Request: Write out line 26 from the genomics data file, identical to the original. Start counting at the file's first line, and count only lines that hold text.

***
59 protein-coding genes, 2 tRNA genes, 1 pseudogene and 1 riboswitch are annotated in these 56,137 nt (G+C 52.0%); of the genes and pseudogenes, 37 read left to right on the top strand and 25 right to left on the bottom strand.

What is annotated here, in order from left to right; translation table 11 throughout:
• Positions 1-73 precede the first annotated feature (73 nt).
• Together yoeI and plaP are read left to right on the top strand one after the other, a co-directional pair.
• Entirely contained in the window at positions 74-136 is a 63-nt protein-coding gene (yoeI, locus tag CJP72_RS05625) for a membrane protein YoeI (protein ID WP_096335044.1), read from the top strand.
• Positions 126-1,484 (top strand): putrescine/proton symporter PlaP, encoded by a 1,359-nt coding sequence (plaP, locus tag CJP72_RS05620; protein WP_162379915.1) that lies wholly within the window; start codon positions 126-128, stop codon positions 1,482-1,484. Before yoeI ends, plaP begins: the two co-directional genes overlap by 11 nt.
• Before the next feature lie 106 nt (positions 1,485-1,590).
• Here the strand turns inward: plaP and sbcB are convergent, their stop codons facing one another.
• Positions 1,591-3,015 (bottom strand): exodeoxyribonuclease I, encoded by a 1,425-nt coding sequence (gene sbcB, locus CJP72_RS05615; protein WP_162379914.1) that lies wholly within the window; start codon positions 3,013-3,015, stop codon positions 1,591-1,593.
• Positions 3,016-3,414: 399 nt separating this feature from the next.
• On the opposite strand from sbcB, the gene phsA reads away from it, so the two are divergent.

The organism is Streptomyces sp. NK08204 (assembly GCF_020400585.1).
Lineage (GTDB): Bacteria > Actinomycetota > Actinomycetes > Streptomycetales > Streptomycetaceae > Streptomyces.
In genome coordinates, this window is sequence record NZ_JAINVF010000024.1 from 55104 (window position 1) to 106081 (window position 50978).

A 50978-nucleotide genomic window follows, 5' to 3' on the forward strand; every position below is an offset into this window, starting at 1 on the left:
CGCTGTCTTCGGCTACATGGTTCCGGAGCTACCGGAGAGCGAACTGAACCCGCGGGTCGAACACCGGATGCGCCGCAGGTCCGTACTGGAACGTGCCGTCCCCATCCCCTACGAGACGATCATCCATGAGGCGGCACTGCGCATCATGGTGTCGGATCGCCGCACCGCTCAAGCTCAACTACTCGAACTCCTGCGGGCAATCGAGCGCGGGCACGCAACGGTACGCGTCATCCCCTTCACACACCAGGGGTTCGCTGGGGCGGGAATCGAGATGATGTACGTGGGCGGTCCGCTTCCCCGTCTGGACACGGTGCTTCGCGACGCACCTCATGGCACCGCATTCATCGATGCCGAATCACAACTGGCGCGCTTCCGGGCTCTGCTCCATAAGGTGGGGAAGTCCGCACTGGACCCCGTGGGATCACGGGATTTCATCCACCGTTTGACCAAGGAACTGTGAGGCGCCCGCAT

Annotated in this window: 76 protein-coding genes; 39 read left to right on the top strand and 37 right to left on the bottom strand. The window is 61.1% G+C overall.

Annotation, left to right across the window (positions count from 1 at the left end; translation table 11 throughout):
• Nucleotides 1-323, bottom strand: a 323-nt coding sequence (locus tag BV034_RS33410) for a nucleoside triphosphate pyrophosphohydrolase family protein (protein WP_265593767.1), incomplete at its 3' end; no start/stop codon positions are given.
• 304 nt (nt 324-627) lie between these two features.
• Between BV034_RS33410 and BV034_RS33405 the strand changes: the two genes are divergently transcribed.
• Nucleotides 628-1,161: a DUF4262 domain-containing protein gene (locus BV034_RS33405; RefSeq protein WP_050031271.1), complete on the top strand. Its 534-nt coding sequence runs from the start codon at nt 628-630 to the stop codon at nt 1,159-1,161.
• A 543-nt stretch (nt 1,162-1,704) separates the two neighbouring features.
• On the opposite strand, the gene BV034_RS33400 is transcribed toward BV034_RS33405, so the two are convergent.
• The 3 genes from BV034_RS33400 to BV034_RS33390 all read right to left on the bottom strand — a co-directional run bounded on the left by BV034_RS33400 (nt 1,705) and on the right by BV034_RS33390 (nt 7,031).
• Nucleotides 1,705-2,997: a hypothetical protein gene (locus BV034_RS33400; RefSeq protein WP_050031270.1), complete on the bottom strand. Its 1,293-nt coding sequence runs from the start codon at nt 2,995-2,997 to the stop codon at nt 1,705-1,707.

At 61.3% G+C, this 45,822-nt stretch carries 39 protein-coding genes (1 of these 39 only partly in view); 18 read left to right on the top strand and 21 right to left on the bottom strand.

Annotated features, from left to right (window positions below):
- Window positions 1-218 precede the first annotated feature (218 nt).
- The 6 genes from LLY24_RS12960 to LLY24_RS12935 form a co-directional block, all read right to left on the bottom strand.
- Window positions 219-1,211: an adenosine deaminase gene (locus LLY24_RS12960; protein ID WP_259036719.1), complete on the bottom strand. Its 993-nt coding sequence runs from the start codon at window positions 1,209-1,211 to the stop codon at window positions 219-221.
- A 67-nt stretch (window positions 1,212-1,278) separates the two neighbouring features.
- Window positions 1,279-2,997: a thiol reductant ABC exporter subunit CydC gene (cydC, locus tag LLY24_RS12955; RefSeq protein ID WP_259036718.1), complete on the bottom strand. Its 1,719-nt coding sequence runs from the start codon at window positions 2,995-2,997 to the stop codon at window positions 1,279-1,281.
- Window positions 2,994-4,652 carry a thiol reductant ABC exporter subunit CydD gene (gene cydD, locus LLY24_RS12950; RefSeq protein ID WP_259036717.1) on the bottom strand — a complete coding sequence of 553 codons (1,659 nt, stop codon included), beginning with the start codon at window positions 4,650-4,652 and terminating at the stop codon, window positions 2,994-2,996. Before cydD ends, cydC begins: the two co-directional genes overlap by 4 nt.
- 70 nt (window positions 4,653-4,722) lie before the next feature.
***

• Nucleotides 1,705-2,997: a hypothetical protein gene (locus BV034_RS33400; RefSeq protein WP_050031270.1), complete on the bottom strand. Its 1,293-nt coding sequence runs from the start codon at nt 2,995-2,997 to the stop codon at nt 1,705-1,707.